My primary research focus is on schizophrenia and schizophrenia-spectrum disorders. My research program encompasses the following: biological bases of psychotic disorders; early identification and development of psychotic disorders; application of biobehavioral measures to identify at-risk populations; utilization of psychophysiological performance to assist in refining diagnostic nosology; and assessment of the interface between affective and cognitive processing in schizophrenia and related disorders. Students working with me are taught psychophysiological, neuropsychological, and clinical assessment techniques.
Gooding, D.C., Ott, S.L., Roberts, S.A., & Erlenmeyer-Kimling, L. (2013). Thought disorder in mid-childhood as a predictor of adulthood diagnostic outcome: Findings from the New York High-Risk Project. Psychological Medicine, 43, 1003-1012.
Gooding, D.C., Tallent, K.A., & Matts, C.W. (2005). Clinical status of at-risk individuals five years later: Further validation of the psychometric high-risk strategy. Journal of Abnormal Psychology, 114, 170-175.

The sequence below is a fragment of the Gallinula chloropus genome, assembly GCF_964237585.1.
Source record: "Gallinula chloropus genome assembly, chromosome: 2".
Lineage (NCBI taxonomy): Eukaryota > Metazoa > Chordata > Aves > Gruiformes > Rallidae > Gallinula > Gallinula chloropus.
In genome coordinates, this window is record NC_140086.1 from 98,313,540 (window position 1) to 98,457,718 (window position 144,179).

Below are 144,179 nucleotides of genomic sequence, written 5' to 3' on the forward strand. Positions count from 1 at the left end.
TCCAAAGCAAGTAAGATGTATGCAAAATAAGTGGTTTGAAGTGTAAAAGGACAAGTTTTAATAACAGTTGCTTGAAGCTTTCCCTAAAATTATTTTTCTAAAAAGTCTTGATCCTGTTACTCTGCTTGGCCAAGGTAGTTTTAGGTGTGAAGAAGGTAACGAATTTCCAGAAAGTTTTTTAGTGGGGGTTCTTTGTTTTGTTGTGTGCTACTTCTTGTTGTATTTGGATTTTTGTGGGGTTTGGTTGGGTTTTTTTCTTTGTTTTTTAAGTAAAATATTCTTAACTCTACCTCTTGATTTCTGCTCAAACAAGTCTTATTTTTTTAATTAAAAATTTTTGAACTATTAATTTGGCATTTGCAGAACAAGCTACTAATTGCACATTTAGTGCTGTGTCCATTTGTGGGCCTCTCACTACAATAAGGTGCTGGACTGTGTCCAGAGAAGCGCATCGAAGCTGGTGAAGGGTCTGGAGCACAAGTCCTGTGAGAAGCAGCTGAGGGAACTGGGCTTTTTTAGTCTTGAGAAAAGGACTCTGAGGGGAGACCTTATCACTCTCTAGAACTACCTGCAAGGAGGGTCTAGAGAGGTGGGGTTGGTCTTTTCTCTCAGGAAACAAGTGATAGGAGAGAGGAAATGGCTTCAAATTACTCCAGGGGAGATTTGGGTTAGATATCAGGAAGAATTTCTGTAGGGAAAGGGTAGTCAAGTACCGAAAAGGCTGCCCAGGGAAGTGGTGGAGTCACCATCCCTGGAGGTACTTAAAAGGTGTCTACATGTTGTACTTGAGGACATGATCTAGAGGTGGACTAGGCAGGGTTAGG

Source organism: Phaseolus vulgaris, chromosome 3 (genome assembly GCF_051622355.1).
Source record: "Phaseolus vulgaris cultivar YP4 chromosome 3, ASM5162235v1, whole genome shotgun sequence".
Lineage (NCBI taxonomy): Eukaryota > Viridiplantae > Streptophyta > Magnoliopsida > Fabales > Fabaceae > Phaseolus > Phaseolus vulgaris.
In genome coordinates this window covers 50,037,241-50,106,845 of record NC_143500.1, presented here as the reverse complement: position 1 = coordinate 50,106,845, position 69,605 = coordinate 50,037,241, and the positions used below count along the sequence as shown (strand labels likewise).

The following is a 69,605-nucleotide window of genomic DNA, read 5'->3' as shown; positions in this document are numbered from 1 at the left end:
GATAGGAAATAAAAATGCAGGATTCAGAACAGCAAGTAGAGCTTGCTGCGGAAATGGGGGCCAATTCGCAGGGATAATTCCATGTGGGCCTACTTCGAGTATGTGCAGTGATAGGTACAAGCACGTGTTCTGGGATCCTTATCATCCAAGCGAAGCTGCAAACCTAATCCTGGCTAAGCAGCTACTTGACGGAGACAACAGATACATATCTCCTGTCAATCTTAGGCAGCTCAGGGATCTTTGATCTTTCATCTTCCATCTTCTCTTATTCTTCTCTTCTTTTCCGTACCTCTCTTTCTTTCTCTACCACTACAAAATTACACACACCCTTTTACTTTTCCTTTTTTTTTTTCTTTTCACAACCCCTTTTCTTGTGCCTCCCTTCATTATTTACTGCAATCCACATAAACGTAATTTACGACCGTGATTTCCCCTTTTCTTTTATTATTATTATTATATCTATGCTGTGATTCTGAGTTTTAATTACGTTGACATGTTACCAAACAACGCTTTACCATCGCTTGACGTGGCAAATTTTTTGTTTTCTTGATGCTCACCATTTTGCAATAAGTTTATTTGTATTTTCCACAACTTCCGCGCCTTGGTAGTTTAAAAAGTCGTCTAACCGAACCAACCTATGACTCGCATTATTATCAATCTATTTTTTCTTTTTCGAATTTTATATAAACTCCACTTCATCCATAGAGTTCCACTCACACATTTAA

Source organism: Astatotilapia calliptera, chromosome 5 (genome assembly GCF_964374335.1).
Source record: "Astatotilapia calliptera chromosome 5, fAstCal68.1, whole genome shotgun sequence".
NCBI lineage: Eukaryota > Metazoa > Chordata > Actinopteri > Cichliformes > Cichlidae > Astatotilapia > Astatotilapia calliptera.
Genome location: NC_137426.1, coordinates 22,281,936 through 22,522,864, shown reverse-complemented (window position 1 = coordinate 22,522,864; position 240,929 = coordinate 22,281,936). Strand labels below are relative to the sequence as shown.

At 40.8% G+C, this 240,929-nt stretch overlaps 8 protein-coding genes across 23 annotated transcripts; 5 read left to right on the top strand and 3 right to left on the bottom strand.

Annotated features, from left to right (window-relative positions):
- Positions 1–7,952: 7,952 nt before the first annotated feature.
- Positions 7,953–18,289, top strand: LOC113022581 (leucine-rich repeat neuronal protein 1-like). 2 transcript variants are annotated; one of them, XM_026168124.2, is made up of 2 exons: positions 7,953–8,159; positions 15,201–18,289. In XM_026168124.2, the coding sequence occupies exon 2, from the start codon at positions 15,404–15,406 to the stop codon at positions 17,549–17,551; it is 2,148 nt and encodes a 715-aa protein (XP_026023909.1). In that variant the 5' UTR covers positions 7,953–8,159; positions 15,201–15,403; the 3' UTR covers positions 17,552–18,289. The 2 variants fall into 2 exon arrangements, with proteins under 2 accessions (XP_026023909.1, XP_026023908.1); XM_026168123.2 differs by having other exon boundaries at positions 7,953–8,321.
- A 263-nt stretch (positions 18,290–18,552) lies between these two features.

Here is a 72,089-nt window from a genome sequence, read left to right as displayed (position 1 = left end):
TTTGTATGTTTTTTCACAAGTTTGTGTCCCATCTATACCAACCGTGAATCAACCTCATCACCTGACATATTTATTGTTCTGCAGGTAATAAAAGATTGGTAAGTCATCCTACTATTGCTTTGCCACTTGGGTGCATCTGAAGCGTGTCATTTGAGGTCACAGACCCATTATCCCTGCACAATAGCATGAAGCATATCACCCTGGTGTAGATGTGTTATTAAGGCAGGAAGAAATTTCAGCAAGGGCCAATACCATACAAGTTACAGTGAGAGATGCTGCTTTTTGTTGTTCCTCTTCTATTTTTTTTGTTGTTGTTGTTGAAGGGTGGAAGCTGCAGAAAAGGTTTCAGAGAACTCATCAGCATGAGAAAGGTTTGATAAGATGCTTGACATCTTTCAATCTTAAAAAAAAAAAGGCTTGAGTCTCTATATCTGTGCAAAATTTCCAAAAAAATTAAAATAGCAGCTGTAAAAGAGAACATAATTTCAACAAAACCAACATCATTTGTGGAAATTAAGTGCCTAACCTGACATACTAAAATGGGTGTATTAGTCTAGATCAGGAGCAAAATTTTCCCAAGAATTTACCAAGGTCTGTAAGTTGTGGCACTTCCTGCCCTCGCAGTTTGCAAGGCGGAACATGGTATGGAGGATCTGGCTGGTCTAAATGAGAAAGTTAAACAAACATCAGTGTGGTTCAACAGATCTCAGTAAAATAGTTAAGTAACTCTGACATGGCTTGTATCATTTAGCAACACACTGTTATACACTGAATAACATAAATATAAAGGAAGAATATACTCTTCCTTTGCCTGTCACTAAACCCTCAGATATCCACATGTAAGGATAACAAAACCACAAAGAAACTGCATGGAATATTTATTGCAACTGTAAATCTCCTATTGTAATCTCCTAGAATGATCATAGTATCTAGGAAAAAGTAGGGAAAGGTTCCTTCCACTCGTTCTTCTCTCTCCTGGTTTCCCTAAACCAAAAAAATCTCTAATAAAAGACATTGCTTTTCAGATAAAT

Gooding, D.C. & Pflum, M.J. (2013). The assessment of interpersonal pleasure: Introduction of the anticipatory and consummatory interpersonal pleasure scale (ACIPS) and preliminary findings. Psychiatry Research, doi:10.1016/j.psychres.2013.10.012.
Gooding, D.C., Gjini, K., Burroughs, S,, & Boutros, N.N. (2013). The association between psychosis-proneness and sensory gating in cocaine-dependent patients and healthy controls. Psychiatry Research, 210, 1092-1100.
Gooding, D.C. & Basso, M.A. (2008). The tell-tale tasks: A review of saccadic research in psychiatric patient populations. Brain and Cognition, 68, 271-390.